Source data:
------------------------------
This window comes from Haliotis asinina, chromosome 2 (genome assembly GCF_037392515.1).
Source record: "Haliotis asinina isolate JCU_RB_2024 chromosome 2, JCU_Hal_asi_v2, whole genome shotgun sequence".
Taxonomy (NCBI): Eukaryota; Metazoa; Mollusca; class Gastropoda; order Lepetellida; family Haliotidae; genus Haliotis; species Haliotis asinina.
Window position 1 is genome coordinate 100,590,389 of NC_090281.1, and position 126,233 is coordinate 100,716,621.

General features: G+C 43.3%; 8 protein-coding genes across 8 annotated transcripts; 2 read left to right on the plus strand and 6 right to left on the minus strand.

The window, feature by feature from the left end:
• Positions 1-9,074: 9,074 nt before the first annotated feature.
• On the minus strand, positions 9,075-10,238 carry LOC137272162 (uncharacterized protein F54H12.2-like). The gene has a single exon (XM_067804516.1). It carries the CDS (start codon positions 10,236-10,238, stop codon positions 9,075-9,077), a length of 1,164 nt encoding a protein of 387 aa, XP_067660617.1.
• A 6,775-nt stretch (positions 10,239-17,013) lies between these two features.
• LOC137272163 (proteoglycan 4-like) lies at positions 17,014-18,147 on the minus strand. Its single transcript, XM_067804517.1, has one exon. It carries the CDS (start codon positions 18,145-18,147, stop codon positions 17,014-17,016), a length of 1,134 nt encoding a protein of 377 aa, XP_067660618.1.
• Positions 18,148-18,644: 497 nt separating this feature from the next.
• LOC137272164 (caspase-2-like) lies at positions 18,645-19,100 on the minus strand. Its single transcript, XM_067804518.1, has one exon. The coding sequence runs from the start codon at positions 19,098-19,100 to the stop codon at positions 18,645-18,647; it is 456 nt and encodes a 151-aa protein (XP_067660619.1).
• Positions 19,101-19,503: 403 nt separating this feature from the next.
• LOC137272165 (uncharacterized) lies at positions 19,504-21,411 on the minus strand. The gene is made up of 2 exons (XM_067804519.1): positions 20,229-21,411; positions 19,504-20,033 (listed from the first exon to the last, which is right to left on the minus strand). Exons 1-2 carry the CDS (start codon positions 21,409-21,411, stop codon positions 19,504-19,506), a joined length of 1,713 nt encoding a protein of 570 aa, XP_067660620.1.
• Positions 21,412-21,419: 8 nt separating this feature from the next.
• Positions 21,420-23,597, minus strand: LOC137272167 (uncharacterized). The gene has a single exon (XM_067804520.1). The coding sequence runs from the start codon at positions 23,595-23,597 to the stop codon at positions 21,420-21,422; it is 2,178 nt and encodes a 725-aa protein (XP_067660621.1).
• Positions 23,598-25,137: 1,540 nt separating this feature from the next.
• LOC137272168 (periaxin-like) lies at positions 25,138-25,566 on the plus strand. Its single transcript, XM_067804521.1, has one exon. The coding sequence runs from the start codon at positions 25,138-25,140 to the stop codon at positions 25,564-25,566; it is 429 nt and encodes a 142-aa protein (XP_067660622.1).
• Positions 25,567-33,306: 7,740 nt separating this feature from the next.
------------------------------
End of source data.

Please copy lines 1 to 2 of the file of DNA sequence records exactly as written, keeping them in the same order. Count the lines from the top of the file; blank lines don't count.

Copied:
This window comes from Haliotis asinina, chromosome 2 (genome assembly GCF_037392515.1).
Source record: "Haliotis asinina isolate JCU_RB_2024 chromosome 2, JCU_Hal_asi_v2, whole genome shotgun sequence".